Teens who died after Burnaby-New West crash identified as Samir Ali, 18, and Yasbrat Habtamu, 17

·3 min read
Yasbrat Habtamu (left) and Samir Ali have been identified as the two teenagers killed in a Tuesday night car crash.  (Mitsilal Weldahaimanot/GoFundMe and Oliyad Ali/YouTube - image credit)
Yasbrat Habtamu (left) and Samir Ali have been identified as the two teenagers killed in a Tuesday night car crash. (Mitsilal Weldahaimanot/GoFundMe and Oliyad Ali/YouTube - image credit)

Friends and family have identified the two teenagers who died following a horrific crash on the Burnaby-New Westminster border Tuesday night as 18-year-old Samir Olyad Suleiman Ali and 17-year-old Yasbrat Habtamu.

Both teens died in hospital after the car they were travelling in was hit by another vehicle that had sped away from a traffic stop, authorities said.

Ali was described in an online fundraising page as "a beloved member of his community in East Vancouver."

"Samir was known by all as compassionate, friendly, bright and wise beyond his years," the page read.

"He regularly volunteered in his community, and most important to him in his life were his faith and the work he did with children."

Habtamu was described in a separate online fundraiser as "a great role model for his younger siblings and community members."

Ben Nelms/CBC
Ben Nelms/CBC

The page, which was written by a family friend, says he was awarded player of the month for his soccer club team in March and recently made the Burnaby District Metro Soccer Men's team.

CBC News learned Habtamu's identity through the online fundraiser, which named him as Yasbirat Ytatek.

CBC learned Ali's identity through the online fundraiser and through conversations with friends and family.

Police previously said the victims were a 17-year-old from Burnaby and an 18-year-old Vancouver resident.

Traffic stop precedes crash

The crash happened after Metro Vancouver Transit Police tried to conduct a traffic stop on a Nissan Altima just after 11 p.m. PT Tuesday, authorities said.

Police say the vehicle "fled at a high rate of speed" and was located within five minutes a few blocks away at 10th Avenue and Sixth Street on the Burnaby-New Westminster border, where it had caught fire after crashing into a Toyota Yaris.

The two teens in the Yaris were taken to hospital, where they died from their injuries.

The fleeing vehicle's two occupants, a male driver and female passenger, were arrested and taken to the hospital with minor injuries. They remain in police custody.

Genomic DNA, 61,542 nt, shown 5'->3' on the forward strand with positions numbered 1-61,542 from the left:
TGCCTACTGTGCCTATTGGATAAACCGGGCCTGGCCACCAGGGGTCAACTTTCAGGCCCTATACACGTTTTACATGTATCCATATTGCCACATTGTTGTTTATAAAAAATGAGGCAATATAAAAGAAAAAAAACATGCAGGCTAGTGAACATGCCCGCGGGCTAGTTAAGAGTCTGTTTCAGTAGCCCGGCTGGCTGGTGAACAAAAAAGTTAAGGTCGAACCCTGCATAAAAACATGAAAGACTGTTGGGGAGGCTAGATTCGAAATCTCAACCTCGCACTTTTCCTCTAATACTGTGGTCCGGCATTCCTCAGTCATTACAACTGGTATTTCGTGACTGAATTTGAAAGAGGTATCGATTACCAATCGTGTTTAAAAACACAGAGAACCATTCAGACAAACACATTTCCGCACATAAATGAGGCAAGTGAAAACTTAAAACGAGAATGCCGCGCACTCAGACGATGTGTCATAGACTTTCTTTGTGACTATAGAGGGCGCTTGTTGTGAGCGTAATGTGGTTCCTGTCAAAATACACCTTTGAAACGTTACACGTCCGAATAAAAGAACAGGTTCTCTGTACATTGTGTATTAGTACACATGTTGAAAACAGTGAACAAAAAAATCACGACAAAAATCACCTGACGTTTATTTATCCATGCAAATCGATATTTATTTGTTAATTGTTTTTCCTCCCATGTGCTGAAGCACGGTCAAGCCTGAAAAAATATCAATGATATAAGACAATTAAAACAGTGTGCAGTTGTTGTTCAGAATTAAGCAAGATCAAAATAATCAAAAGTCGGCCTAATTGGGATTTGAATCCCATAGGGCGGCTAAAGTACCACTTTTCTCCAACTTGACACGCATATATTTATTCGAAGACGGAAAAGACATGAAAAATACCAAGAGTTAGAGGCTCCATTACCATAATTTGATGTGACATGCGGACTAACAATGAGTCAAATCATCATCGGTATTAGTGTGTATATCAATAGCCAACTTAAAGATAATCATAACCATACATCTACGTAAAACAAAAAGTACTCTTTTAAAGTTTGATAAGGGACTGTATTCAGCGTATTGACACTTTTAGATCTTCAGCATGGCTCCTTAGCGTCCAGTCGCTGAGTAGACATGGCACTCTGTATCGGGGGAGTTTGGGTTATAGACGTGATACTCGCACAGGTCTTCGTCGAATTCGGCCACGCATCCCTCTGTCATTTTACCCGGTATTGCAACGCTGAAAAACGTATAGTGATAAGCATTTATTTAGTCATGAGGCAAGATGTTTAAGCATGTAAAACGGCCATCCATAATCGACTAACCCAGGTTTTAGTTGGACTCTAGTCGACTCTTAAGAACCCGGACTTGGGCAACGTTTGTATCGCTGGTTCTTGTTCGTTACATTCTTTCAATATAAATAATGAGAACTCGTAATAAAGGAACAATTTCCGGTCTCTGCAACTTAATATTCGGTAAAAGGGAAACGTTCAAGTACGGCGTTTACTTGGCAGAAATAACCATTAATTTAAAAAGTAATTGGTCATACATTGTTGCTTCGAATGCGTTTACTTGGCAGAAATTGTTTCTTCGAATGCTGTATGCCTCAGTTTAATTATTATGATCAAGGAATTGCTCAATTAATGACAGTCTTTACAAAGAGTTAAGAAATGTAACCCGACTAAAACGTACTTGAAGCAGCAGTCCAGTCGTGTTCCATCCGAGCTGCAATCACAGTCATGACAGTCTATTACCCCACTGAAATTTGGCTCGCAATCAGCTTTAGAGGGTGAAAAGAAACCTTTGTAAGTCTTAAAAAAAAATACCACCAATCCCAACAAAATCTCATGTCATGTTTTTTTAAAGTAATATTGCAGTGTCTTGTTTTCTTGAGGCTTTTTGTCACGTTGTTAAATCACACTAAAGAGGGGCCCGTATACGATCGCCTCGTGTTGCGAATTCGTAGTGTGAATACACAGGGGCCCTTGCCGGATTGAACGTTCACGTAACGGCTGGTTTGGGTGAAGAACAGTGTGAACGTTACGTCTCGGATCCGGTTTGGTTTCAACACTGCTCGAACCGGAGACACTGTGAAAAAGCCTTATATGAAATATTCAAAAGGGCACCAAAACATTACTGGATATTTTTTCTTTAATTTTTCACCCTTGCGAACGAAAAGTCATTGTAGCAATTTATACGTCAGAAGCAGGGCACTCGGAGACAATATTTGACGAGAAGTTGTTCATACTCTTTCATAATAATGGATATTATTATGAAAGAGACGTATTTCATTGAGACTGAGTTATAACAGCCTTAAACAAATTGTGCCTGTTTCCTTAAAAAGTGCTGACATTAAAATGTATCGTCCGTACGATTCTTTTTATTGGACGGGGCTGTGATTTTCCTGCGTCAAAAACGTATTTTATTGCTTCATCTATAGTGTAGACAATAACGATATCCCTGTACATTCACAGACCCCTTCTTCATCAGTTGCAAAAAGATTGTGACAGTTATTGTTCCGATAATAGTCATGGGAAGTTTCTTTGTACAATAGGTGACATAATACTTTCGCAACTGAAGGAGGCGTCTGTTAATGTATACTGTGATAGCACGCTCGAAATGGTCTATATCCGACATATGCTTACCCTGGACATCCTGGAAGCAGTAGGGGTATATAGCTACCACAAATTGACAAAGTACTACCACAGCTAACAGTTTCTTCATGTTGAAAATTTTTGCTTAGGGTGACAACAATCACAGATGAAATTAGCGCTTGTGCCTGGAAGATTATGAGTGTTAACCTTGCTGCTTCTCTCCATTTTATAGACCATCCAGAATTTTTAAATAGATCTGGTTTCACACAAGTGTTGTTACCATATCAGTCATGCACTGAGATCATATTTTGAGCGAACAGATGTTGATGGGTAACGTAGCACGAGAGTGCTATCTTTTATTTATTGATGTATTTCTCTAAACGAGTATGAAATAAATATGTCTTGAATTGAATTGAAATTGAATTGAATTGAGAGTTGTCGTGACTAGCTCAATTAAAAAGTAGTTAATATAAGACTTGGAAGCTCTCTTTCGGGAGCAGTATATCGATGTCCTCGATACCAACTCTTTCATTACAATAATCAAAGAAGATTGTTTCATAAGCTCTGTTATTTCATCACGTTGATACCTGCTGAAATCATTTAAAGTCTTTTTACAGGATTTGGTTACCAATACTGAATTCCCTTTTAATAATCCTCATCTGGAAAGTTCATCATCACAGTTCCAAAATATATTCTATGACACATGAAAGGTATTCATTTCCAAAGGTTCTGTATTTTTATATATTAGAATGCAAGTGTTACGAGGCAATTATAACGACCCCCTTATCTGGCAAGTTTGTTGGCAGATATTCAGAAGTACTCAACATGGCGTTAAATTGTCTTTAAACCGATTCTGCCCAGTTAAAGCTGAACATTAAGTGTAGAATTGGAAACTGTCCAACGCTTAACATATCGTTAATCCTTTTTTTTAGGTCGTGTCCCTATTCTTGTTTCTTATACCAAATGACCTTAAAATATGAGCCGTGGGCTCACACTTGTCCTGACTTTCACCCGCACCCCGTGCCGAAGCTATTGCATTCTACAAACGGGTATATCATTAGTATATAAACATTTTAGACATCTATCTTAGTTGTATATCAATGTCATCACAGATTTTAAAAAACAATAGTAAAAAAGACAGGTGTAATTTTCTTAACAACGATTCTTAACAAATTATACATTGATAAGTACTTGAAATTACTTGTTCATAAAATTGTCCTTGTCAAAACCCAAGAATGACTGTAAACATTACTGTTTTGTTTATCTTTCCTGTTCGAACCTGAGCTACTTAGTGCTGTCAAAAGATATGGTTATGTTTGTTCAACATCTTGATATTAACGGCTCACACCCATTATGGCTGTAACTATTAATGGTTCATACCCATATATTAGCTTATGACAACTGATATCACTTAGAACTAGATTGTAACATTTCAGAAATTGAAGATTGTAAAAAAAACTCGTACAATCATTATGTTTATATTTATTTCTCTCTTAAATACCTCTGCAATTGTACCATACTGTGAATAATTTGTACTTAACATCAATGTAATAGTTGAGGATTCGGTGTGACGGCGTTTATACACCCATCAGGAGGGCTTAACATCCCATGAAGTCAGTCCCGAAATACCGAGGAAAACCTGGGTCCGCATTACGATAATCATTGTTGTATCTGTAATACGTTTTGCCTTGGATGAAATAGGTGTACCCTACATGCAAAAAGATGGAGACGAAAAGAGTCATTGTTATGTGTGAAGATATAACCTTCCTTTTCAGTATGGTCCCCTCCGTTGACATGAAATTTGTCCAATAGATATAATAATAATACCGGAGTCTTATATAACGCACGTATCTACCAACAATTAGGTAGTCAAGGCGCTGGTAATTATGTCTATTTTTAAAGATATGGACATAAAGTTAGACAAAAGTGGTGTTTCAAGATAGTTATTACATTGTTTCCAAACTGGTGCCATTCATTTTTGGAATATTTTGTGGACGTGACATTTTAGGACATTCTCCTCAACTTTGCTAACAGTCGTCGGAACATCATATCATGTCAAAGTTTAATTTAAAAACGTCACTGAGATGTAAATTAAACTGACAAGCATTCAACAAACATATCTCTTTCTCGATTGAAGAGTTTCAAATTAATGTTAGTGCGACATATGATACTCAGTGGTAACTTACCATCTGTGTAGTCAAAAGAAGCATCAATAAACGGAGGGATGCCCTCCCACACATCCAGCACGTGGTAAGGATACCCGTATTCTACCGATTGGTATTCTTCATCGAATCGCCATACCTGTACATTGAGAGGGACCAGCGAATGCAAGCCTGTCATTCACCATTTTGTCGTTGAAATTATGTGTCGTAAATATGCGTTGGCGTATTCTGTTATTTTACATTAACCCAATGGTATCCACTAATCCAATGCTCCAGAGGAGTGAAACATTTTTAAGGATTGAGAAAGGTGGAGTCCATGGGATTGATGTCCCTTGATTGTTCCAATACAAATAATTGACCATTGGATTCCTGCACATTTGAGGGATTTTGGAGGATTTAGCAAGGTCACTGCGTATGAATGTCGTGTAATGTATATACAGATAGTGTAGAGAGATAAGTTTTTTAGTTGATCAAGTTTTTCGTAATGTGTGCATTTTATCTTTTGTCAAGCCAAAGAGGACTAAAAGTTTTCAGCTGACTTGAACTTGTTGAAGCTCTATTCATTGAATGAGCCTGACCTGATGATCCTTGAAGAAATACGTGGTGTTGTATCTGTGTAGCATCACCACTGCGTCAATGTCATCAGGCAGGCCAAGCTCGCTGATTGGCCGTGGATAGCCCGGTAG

Samuel David William Webb said he witnessed the crash while on his way home from football practice. He said the Altima sped past him and he watched it hit the Toyota Yaris.

"I couldn't even say how fast he was going — he had to be going more than 150 km/h," said Webb.

Webb said he pulled the young men out of their car and attempted to give them first aid by laying them on their left side. He stayed with them until they were taken to hospital.

Ben Nelms/CBC
Ben Nelms/CBC

"It was the most intense and terrible thing that I've ever experienced in my life," Webb said. "It never should have happened."

Webb said the driver of the Altima had a laceration on his face, but seemed conscious and aware of his surroundings.

IIO looking at role of police

Transit police Const. Amanda Steed said they have already received several tips from the public, as well as dashcam footage, and are asking anyone else who witnessed the incident or who has footage to contact Metro Vancouver Transit Police by calling 604-515-8300 or texting 877 777.

"That helps us paint a picture of what took place prior to the accident and the actual accident scene," Steed said.

The Independent Investigations Office of B.C. (IIO) is conducting a separate inquiry to determine whether police actions played a role in the collision.

The IIO, a civilian-led police oversight agency, said it received a tip shortly after the accident and deployed investigators to the scene.

"Our role on behalf of the public is to find out what the actions of the police were and determine ... whether or not their actions were justified in law," said Ron MacDonald, the agency's chief civilian director.

Our goal is to create a safe and engaging place for users to connect over interests and passions. In order to improve our community experience, we are temporarily suspending article commenting